SANTA FE, N.M. (NewsNation Now) — Investigators discussed their initial findings Wednesday in the fatal movie-set shooting in which movie star and producer Alec Baldwin fired a prop gun, killing a cinematographer and wounding the director.
The news conference by Santa Fe County Sheriff Adan Mendoza and District Attorney Mary Carmack-Altwies was the first detailed public comments by investigators about the killing of 42-year-old Halyna Hutchins during a rehearsal at a New Mexico ranch.
Mendoza said it’s too early to comment on possible charges but confirmed that Alec Baldwin fired the weapon.
“If the facts in evidence and law support charges, then I will initiate prosecution at that time. I’m a prosecutor that was elected in part because I do not make rash decisions and I do not rush to judgment,” Carmack-Altwies said.
Three firearms, approximately 500 rounds of ammunition and several pieces of clothing have been seized from the set, Mendoza said.
“We suspect there were other live rounds that were found on set,” Mendoza said. “This investigation is active, so I won’t comment on how they got there, but we suspect that they are there. That will be determined when testing is done by the crime lab in reference to whether or not they are officially live rounds or not.”
Hutchins was shot and killed last week on the New Mexico movie set after an assistant director allegedly unwittingly handed movie star Alec Baldwin a loaded weapon and told him it was safe to use.
According to court records, assistant director Dave Halls yelled, “cold gun,” assuring Baldwin it was safe to use because it didn’t have live ammo.
The gun was loaded with live rounds. When Baldwin pulled the trigger, he killed Hutchins. Director Joel Souza, who was standing behind her, was wounded, the records said.
The gun was one of three that the film’s armorer, Hannah Gutierrez, had set on a cart outside the wooden structure where a scene was being acted, according to the records.
The sequence of events has baffled Hollywood professionals and prompted calls to better regulate firearms on sets or even ban them in the age of seamless computer-generated imagery.
Baldwin, 63, who is known for his roles in “30 Rock,” “The Departed” and “The Hunt for Red October” along with his impression of former President Donald Trump on “Saturday Night Live,” has described the killing as a “tragic accident.”
Carmack-Altwies told The Associated Press prior to the news conference that the investigation is still in its early stages — far from any decisions about whether or not to file criminal charges.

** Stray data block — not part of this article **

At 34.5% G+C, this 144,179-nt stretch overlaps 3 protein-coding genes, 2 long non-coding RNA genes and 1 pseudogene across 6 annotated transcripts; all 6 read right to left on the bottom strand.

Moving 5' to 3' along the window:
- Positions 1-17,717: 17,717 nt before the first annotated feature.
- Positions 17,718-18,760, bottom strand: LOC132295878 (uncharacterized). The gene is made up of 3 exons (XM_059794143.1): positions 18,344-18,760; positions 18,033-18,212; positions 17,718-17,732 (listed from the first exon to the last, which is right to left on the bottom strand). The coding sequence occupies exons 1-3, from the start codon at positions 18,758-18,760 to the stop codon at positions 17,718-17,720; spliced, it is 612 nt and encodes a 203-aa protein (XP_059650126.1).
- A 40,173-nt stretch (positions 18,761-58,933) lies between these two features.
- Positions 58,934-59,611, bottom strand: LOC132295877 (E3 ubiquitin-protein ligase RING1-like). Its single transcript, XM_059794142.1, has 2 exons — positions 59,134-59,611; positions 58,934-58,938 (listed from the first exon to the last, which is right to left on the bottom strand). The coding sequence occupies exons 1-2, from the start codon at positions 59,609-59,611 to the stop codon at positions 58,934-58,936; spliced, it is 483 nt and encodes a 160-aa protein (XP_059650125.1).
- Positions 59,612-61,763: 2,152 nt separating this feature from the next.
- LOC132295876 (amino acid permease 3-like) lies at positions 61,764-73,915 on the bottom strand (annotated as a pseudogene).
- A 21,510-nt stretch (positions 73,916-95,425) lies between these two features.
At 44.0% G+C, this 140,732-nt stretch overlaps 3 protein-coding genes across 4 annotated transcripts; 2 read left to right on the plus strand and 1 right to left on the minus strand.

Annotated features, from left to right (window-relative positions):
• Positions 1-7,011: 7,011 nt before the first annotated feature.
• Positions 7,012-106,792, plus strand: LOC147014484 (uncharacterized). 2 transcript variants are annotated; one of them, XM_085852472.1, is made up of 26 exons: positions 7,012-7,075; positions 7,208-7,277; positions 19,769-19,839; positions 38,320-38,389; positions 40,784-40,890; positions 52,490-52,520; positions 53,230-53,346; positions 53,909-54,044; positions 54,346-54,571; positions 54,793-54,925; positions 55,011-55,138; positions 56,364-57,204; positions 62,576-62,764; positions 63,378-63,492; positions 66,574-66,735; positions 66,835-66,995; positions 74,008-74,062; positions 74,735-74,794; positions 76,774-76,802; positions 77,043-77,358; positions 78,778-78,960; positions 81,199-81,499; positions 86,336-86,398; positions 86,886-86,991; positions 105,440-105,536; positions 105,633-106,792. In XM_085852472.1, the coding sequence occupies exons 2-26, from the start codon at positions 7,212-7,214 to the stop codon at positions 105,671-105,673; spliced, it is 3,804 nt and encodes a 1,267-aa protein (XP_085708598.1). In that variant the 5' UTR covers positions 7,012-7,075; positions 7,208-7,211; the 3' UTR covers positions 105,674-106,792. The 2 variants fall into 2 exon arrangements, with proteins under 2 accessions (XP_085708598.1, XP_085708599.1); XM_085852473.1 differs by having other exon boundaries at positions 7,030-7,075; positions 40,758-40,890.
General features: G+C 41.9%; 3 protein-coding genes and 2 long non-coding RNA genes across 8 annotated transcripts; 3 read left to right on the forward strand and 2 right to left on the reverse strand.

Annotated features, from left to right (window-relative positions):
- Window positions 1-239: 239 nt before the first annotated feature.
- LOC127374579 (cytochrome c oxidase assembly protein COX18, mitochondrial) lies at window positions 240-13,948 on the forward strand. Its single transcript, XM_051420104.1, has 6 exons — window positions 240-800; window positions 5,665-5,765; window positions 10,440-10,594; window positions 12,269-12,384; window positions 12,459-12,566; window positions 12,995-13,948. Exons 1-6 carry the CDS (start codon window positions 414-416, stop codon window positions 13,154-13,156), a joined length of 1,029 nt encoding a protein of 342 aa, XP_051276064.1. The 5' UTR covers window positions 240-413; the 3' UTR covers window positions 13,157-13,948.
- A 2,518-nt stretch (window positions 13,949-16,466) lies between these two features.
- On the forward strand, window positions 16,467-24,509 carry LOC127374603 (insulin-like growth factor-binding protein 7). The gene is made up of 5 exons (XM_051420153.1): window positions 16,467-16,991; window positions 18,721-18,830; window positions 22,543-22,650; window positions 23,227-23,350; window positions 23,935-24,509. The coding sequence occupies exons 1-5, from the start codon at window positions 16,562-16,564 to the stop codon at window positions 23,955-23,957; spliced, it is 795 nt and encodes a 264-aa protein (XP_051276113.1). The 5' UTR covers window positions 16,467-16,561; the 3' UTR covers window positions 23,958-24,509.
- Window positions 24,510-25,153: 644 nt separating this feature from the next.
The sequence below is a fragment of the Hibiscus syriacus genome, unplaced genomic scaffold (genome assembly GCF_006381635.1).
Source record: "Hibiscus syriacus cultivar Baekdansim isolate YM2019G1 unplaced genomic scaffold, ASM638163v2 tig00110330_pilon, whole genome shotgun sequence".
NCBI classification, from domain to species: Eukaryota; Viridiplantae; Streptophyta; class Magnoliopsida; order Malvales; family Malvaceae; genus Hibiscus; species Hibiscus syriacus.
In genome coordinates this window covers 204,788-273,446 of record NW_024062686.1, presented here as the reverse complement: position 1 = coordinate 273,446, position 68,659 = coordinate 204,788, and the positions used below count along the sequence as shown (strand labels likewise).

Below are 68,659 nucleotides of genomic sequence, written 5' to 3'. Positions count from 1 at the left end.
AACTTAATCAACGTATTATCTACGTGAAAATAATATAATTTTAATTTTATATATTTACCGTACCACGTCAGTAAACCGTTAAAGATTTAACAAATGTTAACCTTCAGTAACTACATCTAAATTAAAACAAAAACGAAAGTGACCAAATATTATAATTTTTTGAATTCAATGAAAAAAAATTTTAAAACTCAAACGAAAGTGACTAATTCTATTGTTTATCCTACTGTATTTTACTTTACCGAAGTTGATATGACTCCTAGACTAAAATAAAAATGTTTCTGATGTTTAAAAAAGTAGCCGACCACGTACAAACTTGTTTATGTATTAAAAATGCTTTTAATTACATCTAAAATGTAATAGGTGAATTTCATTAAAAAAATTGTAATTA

She said those involved in the production were cooperating with law enforcement and that prosecutors won’t fully review evidence until the completion of an initial investigation by the Sheriff’s Office.
The gun Baldwin used was one of three that a firearms specialist, or “armorer,” had set on a cart outside the building where a scene was being rehearsed, according to court records.
Authorities have seized three black revolvers, gun belts with holsters, ammunition boxes, a fanny pack with ammunition, several spent casings and articles of clothing and swabs of what were believed to be blood.
The production of “Rust” has been beset by workplace disputes from the start in early October. Hours before the shooting, several camera crew members walked off the set amid discord over working conditions, including safety procedures.
The film’s chief electrician Serge Svetnoy blamed producers for Hutchins’ death, saying he faulted “negligence and unprofessionalism” among those handling weapons on the set.
“The negligence from the person who was supposed to check the weapon on the site did not do this; the person who had to announce that the loaded gun was on the site did not do this; the person who should have checked this weapon before bringing it to the set did not do it,” Svetnoy said in part. “And the DEATH OF THE HUMAN IS THE RESULT!”
Svetnoy said he was standing next to Hutchins when the shooting happened and that she died in his arms.
Baldwin, in his role as actor, appeared unlikely to be held criminally or civilly liable for the tragedy. As a producer, however, he is among a long list of associates on the film who could face some sort of liability.
Rust Movie Productions, the production company, says it is cooperating with Santa Fe authorities in their investigation and conducting its own internal review of procedures with the production shut down.
The Associated Press contributed to this report.
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Source: Fox 8 News Channel